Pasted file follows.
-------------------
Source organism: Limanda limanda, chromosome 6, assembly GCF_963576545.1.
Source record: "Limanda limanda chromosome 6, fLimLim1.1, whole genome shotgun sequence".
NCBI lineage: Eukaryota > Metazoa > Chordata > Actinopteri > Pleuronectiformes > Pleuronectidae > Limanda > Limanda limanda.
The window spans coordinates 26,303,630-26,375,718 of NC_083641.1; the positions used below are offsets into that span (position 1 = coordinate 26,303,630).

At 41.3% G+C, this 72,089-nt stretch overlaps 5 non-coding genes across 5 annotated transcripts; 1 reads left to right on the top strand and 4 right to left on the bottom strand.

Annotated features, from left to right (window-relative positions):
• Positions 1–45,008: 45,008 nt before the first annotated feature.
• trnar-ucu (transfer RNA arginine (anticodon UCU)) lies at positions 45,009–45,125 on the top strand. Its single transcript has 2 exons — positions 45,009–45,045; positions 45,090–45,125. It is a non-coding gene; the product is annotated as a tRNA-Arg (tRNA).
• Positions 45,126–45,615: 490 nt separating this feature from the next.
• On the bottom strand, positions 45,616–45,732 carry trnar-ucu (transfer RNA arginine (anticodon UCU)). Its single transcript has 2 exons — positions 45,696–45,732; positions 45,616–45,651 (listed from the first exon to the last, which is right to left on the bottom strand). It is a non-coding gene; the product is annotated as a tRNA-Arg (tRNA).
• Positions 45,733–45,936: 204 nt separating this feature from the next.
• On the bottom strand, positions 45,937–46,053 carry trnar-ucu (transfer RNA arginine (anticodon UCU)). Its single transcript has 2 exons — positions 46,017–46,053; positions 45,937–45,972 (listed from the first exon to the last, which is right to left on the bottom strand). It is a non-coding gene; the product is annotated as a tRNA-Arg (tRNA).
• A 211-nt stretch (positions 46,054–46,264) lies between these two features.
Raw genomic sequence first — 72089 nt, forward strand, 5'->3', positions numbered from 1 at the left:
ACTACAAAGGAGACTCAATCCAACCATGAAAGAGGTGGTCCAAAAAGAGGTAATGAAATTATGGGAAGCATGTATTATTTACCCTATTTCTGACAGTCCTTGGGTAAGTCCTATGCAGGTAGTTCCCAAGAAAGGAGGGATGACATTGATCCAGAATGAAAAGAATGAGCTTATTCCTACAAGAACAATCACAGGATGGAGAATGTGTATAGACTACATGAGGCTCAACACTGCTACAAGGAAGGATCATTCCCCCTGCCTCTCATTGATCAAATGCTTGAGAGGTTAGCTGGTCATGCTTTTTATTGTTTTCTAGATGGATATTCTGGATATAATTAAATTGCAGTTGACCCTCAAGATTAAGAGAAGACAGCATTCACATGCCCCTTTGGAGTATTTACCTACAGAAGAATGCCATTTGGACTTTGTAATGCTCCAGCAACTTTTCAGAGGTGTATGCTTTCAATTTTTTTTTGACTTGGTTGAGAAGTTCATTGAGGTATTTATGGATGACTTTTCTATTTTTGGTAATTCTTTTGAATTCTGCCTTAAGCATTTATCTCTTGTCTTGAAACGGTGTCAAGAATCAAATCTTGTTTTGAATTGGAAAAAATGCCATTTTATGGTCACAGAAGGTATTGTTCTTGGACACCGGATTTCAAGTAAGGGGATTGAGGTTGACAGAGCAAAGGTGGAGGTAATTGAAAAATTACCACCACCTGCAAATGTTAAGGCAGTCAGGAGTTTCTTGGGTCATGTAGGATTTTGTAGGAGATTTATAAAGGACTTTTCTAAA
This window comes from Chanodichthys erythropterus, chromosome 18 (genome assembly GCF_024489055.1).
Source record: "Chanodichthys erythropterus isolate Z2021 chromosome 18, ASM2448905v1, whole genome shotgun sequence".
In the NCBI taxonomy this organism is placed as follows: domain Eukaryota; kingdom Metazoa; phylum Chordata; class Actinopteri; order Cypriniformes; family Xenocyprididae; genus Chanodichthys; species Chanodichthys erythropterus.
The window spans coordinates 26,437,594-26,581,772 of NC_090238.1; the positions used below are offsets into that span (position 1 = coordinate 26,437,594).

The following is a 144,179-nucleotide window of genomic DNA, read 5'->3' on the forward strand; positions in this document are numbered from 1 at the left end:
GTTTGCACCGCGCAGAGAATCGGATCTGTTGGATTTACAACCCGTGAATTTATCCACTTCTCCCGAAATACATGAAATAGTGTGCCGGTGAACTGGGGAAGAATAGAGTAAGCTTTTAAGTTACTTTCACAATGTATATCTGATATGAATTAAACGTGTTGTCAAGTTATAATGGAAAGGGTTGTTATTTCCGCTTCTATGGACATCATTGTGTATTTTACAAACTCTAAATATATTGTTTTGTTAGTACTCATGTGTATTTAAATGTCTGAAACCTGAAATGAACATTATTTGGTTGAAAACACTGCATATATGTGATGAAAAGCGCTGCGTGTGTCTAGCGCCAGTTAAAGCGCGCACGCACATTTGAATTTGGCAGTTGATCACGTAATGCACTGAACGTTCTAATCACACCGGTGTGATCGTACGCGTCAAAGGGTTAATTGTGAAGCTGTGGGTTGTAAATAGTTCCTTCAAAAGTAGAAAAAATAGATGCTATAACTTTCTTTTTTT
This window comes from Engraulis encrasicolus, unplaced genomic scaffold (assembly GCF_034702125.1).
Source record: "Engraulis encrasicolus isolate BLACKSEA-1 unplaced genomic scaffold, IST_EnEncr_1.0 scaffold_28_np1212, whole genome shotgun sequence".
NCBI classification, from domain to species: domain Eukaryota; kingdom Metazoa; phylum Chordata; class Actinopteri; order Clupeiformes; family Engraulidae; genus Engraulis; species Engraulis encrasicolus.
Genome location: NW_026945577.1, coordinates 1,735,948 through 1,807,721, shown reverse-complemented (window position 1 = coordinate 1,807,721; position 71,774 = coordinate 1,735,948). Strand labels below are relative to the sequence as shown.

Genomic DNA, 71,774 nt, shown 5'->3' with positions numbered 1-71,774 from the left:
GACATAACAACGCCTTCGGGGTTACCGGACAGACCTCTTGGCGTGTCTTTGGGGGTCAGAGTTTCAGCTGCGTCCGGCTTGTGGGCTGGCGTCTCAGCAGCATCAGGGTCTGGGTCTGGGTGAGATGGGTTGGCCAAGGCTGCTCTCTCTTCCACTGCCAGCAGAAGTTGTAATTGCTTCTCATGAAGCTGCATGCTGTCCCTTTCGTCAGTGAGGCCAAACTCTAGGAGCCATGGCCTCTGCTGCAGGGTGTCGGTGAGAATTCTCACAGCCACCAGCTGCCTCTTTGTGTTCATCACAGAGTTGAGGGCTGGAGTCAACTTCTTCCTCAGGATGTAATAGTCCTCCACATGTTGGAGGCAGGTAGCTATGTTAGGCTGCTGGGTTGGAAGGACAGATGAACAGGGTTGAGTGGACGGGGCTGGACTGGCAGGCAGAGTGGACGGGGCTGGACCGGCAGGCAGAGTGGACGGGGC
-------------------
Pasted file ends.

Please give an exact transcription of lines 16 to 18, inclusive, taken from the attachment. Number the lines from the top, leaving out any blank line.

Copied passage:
This window comes from Chanodichthys erythropterus, chromosome 18 (genome assembly GCF_024489055.1).
Source record: "Chanodichthys erythropterus isolate Z2021 chromosome 18, ASM2448905v1, whole genome shotgun sequence".
In the NCBI taxonomy this organism is placed as follows: domain Eukaryota; kingdom Metazoa; phylum Chordata; class Actinopteri; order Cypriniformes; family Xenocyprididae; genus Chanodichthys; species Chanodichthys erythropterus.